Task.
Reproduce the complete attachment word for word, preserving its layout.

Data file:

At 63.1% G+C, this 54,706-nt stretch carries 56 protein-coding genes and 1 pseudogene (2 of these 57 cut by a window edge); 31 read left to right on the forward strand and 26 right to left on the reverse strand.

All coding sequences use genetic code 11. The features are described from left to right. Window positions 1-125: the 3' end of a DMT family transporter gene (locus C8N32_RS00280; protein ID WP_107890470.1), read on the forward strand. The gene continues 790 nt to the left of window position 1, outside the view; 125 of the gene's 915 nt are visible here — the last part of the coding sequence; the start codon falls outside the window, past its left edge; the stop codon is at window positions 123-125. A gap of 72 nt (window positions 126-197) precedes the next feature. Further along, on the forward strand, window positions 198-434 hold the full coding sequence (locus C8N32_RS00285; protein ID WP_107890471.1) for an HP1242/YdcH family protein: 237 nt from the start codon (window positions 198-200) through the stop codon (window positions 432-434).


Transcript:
At 63.1% G+C, this 54,706-nt stretch carries 56 protein-coding genes and 1 pseudogene (2 of these 57 cut by a window edge); 31 read left to right on the forward strand and 26 right to left on the reverse strand.

All coding sequences use genetic code 11. The features are described from left to right. Window positions 1-125: the 3' end of a DMT family transporter gene (locus C8N32_RS00280; protein ID WP_107890470.1), read on the forward strand. The gene continues 790 nt to the left of window position 1, outside the view; 125 of the gene's 915 nt are visible here — the last part of the coding sequence; the start codon falls outside the window, past its left edge; the stop codon is at window positions 123-125. A gap of 72 nt (window positions 126-197) precedes the next feature. Further along, on the forward strand, window positions 198-434 hold the full coding sequence (locus C8N32_RS00285; protein ID WP_107890471.1) for an HP1242/YdcH family protein: 237 nt from the start codon (window positions 198-200) through the stop codon (window positions 432-434).